Steve was in Spain visiting his dad, who turns 88 years old soon, and could not attend Lincoln Anderson's funeral, which took place in Weeley Crematorium, Essex on Thursday. Steve wrote the following tribute, which, with Lincoln's wife Shereen's permission, was read in the Chapel by Barry Wickens.
BARRY: “I’d like to read a personal tribute on behalf of Steve Harley – who, due to a long-standing family commitment abroad – could not find it possible to be here today.”
There are few walks of life where a man can feel part of not just family, not just a circle of friends, or of a workforce, but of something else; something equally special but much rarer. In the music business, among those of us who play and tour, we become part of a Band of Brothers. And the extended Cockney Rebel family, of which I am the un-elected Patriach, has been proud and honoured to know that Lincoln was, for more than 14 years, one of us - one of our Band of Brothers.
Lincoln could play bass guitar brilliantly; certainly well enough to have shared the stage with most of the world’s leading acts. And he chose to share mine, ours, Cockney Rebel’s.
His loyalty was unstinting. When my office sent emails to the 10-man team with offers of Live concerts, recording sessions, or TV/Radio appearances, Lincoln (my assistant has assured me) was always, ALWAYS, the first to respond. She says he never wavered. Never mentioned any other commitment (and remember, he had his “other, day job”, too!) which he may or may not be able to get out of, but just “Yes, I am free for the date offered…” Those were, as a rule, his exact words in his email responses. “Yes, I am free…..” Succinct, positive, without any pomp or complications. I liked the way Lincoln could keep things simple and uncomplicated. And I liked the way he shared my own philosophy on life: “The answer is yes, what’s the question?”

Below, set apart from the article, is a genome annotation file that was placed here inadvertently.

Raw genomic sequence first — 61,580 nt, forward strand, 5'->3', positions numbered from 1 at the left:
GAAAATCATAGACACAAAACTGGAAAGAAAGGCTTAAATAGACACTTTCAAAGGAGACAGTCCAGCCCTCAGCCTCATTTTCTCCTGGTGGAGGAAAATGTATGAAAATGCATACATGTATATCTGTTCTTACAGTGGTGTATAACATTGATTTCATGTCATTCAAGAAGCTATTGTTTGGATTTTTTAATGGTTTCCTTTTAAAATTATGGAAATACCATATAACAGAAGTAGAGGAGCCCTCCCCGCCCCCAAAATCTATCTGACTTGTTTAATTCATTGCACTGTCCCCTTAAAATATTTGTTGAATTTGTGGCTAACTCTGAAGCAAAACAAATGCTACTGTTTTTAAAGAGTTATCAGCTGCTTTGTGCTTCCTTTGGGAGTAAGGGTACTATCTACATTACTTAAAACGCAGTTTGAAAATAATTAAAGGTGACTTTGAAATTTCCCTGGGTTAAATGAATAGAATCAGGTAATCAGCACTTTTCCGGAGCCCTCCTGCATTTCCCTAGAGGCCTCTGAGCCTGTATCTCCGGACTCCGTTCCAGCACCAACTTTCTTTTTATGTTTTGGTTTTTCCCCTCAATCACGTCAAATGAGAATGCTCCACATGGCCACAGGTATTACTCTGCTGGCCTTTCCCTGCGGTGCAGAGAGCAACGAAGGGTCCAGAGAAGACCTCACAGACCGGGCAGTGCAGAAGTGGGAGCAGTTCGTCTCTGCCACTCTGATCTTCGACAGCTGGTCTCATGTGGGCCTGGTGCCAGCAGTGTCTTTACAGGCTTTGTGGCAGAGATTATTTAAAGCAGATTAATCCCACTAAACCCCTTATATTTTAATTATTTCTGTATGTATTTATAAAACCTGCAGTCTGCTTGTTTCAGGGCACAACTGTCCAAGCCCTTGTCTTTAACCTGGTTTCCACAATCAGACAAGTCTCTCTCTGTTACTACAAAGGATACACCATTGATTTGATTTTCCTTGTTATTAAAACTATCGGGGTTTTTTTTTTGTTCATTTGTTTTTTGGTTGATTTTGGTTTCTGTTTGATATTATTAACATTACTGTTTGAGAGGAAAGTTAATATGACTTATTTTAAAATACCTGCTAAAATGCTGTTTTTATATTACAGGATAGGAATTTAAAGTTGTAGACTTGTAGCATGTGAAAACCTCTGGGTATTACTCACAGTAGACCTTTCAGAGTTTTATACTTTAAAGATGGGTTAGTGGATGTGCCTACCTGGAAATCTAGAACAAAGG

I didn’t share his love of shopping, though – at airports, Europe-wide – I’d spot him loitering among the gadgets and the clothes, the shoe stores and the duty-free booze, and pass him a quizzical look.
Lincoln: “I’m shopping, Steve.”
My face: “What?”
Lincoln, in a beat: “I like shopping.”
He’d throw me a gentle shake of the dreads, a sweet - but never broad - grin, and begin a bouncy stroll away, accentuating his bulky physical presence, and identifying the uniqueness of the man which would leave me pondering, my forehead crunched in puzzlement, whether or not he was serious. Shereen will confirm, I think, as will his Band of Musical Brothers, that he was indeed extremely serious.
He liked shopping!
And we liked him for it. It marked him out among us. He was his own man. He was modest, unassuming and often gently amusing. He was loyal and considerate, intensely private, and always kind and respectful towards the crew working for us. And towards the fans he met. They all liked Lincoln. Plus, he was an immensely talented musician.
Lincoln is missed by his Band of Brothers. And I can guarantee that, as we continue to travel, and to play, and to negotiate time and place through hotel lobbies, in hotel rooms and dining-rooms, backstage, on stage and at the world’s ever-growing airports, his physical presence will seem to be among us for a long time to come…..Big man. Proper guy. Special.
May God bless Lincoln.